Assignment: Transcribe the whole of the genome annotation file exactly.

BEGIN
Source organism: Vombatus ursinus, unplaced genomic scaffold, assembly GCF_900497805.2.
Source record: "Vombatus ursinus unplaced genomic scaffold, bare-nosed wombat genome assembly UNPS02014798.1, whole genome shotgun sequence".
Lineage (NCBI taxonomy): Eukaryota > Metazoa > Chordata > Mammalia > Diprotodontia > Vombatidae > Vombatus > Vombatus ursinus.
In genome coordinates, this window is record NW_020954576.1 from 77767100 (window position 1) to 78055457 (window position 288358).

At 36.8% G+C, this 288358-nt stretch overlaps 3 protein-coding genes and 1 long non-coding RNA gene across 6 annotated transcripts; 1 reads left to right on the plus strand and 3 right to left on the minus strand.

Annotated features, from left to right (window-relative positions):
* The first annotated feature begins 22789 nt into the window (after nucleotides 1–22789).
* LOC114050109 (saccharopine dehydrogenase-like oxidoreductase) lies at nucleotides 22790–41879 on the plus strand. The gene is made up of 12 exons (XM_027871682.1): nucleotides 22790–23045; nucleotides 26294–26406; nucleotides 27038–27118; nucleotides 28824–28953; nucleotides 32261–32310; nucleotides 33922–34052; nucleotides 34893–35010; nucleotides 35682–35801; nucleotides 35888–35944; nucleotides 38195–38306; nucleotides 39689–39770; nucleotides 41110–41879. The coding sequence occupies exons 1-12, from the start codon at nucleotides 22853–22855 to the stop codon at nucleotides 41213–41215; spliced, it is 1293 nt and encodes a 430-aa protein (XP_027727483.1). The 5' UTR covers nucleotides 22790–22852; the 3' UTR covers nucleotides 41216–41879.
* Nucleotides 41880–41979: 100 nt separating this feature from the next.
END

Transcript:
Source organism: Vombatus ursinus, unplaced genomic scaffold, assembly GCF_900497805.2.
Source record: "Vombatus ursinus unplaced genomic scaffold, bare-nosed wombat genome assembly UNPS02014798.1, whole genome shotgun sequence".
Lineage (NCBI taxonomy): Eukaryota > Metazoa > Chordata > Mammalia > Diprotodontia > Vombatidae > Vombatus > Vombatus ursinus.
In genome coordinates, this window is record NW_020954576.1 from 77767100 (window position 1) to 78055457 (window position 288358).

At 36.8% G+C, this 288358-nt stretch overlaps 3 protein-coding genes and 1 long non-coding RNA gene across 6 annotated transcripts; 1 reads left to right on the plus strand and 3 right to left on the minus strand.

Annotated features, from left to right (window-relative positions):
* The first annotated feature begins 22789 nt into the window (after nucleotides 1–22789).
* LOC114050109 (saccharopine dehydrogenase-like oxidoreductase) lies at nucleotides 22790–41879 on the plus strand. The gene is made up of 12 exons (XM_027871682.1): nucleotides 22790–23045; nucleotides 26294–26406; nucleotides 27038–27118; nucleotides 28824–28953; nucleotides 32261–32310; nucleotides 33922–34052; nucleotides 34893–35010; nucleotides 35682–35801; nucleotides 35888–35944; nucleotides 38195–38306; nucleotides 39689–39770; nucleotides 41110–41879. The coding sequence occupies exons 1-12, from the start codon at nucleotides 22853–22855 to the stop codon at nucleotides 41213–41215; spliced, it is 1293 nt and encodes a 430-aa protein (XP_027727483.1). The 5' UTR covers nucleotides 22790–22852; the 3' UTR covers nucleotides 41216–41879.
* Nucleotides 41880–41979: 100 nt separating this feature from the next.